Grand Rapids, MI: Wm. B. Eerdmans Publishing Co..

Ferrell, B., Coyle, N. [editors] (2010). Oxford Textbook of Palliative Nursing
New York, NY: Oxford University Press

Finn, L. (1985). The development of hospice in America. The Hospice Handbook
Rockland, MD: Aspen Publications.

Fins, J., et. al. (1999). End-of-life decision-making in the hospital: current practice and future prospects. Journal of Pain and Symptom Management 17(1), 6-15.

Fox, E., et. al. (1999). Evaluation of prognostic criteria for determining hospice eligibility in patients with advanced lung, heart or liver disease.
Journal of American Medical Association 282(17) 1638-1645.

Gallaher-Allred, C.,Amenta, M., (Eds.) (1997). Nutrition and Hydration in Hospice Care: Needs, Strategies, Ethics
(The Hospice Journal , Vol 9, No 2-3)
New York, NY. Routledge

Gilbert, R. & Sims, D. Finding your Way After Your Parent Dies
The experience of losing a parent in death is almost universal and yet many who feel this loss for the first time are surprised at how painful it can be. Even those well into adulthood are often taken aback by the deep sense of loneliness, the sense of being orphaned that the death of a mother or father can bring. In this book, Rev Richark Gilbert has created a compassionate guide for those struggling with the loss of a parent. Bringing many years of experience in bereavement counseling, Gilbert sketches out some of the issues that arise in the wake of a parent's death and offers practical suggestions for navigating these difficulties. Available at Amazon.com

Goldman, A. (Ed.) (1994). Care of the Dying Child
London, U.K.: The Hospital for Sick Children.
Excellent reference for hospice physicians and other professionals.

Gomez, C., MD. Regulating Death - Euthanasia and the Case of the Netherlands
Dr. Gomez presents shocking evidence that euthanasia in the Netherlands is truly out of control and that safeguards for the so-called proper implementation of medical killing are routinely violated, and that the courts and physician review have not stopped or even condemned involuntary euthanasia cases. On the contrary, physicians in the Netherlands are encouraged to provide euthanasia (which cuts costs for the Dutch socialized medicine budget) and review of violations of the safeguards are entrusted to physicians who favor the option of euthanasia. Dr. Gomez explains that patient "willingness" to be euthanized is not always voluntary, but rather may be a result of pressures from the physician or a family feeling burdened by the patient's need for ongoing care.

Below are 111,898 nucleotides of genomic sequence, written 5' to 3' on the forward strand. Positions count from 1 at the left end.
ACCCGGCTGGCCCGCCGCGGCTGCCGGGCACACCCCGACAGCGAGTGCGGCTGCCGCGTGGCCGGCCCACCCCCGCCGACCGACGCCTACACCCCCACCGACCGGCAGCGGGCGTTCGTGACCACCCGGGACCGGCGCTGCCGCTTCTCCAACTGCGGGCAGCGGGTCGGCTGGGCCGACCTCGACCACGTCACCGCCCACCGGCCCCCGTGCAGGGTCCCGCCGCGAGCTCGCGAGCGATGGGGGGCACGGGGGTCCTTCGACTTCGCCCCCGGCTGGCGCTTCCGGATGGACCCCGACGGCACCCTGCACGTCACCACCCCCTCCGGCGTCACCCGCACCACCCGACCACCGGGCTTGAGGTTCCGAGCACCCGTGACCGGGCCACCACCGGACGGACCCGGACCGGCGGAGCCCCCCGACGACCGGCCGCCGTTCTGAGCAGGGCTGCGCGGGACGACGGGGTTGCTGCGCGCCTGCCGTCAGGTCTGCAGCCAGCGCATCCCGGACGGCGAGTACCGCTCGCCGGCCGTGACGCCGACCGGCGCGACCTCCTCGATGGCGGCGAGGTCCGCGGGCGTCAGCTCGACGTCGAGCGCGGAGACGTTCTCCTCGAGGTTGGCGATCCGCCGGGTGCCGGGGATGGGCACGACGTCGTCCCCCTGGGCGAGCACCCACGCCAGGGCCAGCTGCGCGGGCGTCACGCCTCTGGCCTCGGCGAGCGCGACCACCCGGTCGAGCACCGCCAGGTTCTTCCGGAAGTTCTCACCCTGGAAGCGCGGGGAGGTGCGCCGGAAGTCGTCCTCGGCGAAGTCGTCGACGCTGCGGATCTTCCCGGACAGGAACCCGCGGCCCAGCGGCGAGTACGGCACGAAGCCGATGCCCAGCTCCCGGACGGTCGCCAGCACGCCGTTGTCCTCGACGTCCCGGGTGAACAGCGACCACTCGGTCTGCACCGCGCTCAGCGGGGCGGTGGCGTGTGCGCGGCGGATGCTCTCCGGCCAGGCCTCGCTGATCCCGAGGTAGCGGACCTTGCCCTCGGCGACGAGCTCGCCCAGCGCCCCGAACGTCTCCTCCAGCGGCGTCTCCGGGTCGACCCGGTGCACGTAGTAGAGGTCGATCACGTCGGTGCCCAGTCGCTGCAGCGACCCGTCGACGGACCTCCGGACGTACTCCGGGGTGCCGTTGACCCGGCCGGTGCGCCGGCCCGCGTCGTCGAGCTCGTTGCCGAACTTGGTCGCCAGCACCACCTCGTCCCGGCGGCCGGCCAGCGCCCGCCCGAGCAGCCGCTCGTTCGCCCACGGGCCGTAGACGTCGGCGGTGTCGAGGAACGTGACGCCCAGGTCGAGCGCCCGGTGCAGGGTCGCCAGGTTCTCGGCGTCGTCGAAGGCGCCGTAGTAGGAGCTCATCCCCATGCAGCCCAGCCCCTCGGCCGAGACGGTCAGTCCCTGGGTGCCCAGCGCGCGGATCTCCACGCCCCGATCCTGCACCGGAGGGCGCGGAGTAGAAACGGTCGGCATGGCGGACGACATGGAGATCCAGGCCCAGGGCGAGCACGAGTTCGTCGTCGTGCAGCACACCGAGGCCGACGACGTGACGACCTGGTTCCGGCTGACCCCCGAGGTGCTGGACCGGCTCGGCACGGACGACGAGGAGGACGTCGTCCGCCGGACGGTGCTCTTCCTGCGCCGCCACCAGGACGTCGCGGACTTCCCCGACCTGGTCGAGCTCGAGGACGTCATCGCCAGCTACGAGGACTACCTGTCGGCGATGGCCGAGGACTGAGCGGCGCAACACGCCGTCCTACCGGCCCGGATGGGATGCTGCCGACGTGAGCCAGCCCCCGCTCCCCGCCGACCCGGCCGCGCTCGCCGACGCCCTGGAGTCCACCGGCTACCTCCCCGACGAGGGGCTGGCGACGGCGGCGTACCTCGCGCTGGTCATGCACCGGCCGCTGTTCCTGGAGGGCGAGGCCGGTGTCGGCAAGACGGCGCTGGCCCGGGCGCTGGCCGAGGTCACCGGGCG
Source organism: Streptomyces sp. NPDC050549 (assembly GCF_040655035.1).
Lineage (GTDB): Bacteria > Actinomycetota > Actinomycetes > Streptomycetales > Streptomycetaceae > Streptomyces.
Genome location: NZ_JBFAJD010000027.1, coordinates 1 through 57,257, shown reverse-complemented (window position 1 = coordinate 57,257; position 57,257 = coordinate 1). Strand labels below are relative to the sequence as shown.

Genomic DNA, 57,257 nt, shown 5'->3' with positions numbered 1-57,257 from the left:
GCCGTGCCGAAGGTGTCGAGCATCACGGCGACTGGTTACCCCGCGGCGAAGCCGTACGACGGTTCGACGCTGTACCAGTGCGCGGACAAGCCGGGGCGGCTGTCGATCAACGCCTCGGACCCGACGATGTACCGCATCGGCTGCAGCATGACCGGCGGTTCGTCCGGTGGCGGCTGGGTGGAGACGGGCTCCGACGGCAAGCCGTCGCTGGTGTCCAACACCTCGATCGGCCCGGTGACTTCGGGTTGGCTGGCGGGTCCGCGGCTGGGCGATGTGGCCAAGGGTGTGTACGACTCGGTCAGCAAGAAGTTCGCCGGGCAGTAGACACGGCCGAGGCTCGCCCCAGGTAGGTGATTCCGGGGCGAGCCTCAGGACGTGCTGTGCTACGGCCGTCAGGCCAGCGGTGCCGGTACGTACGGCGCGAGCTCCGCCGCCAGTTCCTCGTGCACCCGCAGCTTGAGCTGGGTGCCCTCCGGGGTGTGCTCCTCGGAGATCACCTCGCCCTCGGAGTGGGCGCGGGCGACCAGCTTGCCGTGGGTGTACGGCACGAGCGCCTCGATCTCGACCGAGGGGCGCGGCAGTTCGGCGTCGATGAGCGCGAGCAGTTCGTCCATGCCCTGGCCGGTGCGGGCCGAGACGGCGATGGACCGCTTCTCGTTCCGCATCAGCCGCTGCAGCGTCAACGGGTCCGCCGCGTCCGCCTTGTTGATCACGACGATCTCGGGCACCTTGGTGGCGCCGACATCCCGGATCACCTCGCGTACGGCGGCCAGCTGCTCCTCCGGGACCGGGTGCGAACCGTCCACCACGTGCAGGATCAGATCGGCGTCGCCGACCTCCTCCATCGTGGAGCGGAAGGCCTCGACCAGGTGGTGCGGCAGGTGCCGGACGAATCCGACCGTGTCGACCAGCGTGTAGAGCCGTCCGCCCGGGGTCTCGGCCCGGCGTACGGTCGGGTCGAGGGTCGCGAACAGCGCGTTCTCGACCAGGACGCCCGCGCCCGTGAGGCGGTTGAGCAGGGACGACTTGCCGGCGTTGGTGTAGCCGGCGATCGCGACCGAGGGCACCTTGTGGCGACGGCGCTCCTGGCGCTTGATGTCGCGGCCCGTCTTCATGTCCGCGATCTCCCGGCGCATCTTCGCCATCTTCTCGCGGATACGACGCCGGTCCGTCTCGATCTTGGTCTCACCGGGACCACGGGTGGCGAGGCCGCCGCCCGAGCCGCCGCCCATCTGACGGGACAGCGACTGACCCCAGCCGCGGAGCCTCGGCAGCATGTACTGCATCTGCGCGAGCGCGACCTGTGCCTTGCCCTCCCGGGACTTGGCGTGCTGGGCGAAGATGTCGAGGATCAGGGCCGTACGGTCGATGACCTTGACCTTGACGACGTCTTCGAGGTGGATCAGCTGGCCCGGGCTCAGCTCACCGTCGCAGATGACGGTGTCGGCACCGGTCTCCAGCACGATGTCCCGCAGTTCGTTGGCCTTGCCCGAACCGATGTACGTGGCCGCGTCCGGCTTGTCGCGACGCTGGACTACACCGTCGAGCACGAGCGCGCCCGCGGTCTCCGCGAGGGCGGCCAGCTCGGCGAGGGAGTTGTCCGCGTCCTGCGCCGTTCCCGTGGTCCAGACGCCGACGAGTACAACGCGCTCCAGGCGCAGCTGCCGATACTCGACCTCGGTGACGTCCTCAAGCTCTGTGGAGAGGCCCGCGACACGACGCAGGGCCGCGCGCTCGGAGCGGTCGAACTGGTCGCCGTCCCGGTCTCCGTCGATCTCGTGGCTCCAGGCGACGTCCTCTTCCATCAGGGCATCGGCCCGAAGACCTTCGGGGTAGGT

Griffie, J., et. al. (1999). Integrating palliative care into daily practice: a nursing perspective.
Journal of Palliative Medicine 2(1), 65-73.

Hendin, H., M.D. (1997). Seduced by Death - Doctors, Patients, and the Dutch Cure
New York, NY: W.W. Norton & Company.
Dr. Hendin is Professor of Psychiatry at New York Medical College and Executive Director of the Aerican Foundation for Suicide Prevention, TOLL-FREE: 888-333-AFSP, PHONE: 212-363-3500, http://www.afsp.org
Dr. Hendin has presented the results of exhaustive research and interviews about euthanasia (medical killing) in the Netherlands and its impact on patient rights. He clearly shows how patients are often pressured into euthanasia and how euthanasia may be performed on patients who have not given permission, were not informed of the intention to euthanize them, or who were depressed and may have decided against euthanasia if they had been offered psychiatric counseling. Euthanasia represents one of the greatest threats to real hospice care in the world. Where euthanasia flourishes, education in pain management and hospice declines.

Ignatoff, A., M.S.. (2005). Remembering Terri Schiavo: Reflections of a Health Care Warrior
Morrisville, NC: LuLu Press.
This is a memorial to Terri Schiavo. It is an analysis of her life and death from a medical sociological perspective. Her case is very important because it will have an impact on the disabled population and may lead to euthanasia. It is important for people in the nursing home and hospice industry to be familiar with this case.

Irish, D, Lundquist, L, Nelson, V. (1993). Ethnic Variations in Dying, Death and Grief
Bristol, PA: Hemisphere Press.

Kubler-Ross, E., M.D. (1975) Death: The Final Stage of Growth
Englewood Cliffs, NJ

Kubler-Ross, E., M.D. (1997) Living with Death and Dying
New York, NY: Scribner (Simon & Schuster).

Kubler-Ross, E., M.D. (1997 edition). On Death and Dying
New York, NY: Scribner (Simon & Schuster).
The classic reference on death and the dying process. Well-accepted and well-researched conclusions. One of the most important pivotal works with world-wide impact. Written by one of the key researchers of hospice.

Kubler-Ross, E., M.D. (2007) On Grief and Grieving: Finding the Meaning of Grief Through the Five Stages of Loss
New York, NY: Scribner (Simon & Schuster).

Kuebler, K:

    Kuebler , K. (2017). Integration of Palliative Care in Chronic Conditions: An Interdisciplinary Approach , Published by Oncology Nursing Association.

    Kuebler , K. (2009). Taking Charge of My Cancer Pain Management: All I Need to Know, Patient Education Question and Answer textbook " written for Meda Pharmaceuticals and published by Zen Productions (in press)

    Kuebler , K., Buschel , P., Balkstrac, C (2008) Differentiating COPD from Asthma Journal of the American Academy of Nurse Practitioners 20:445-454.

    Esper, P., & Kuebler, K (Eds). (2008) Palliative Practices from A-Z for the Bedside Clinician 2nd ed.
    https://ebooks.ons.org/book/palliative-practices-z-bedside-clinician-second-edition, Pittsburg, PA: ONS Publishing Services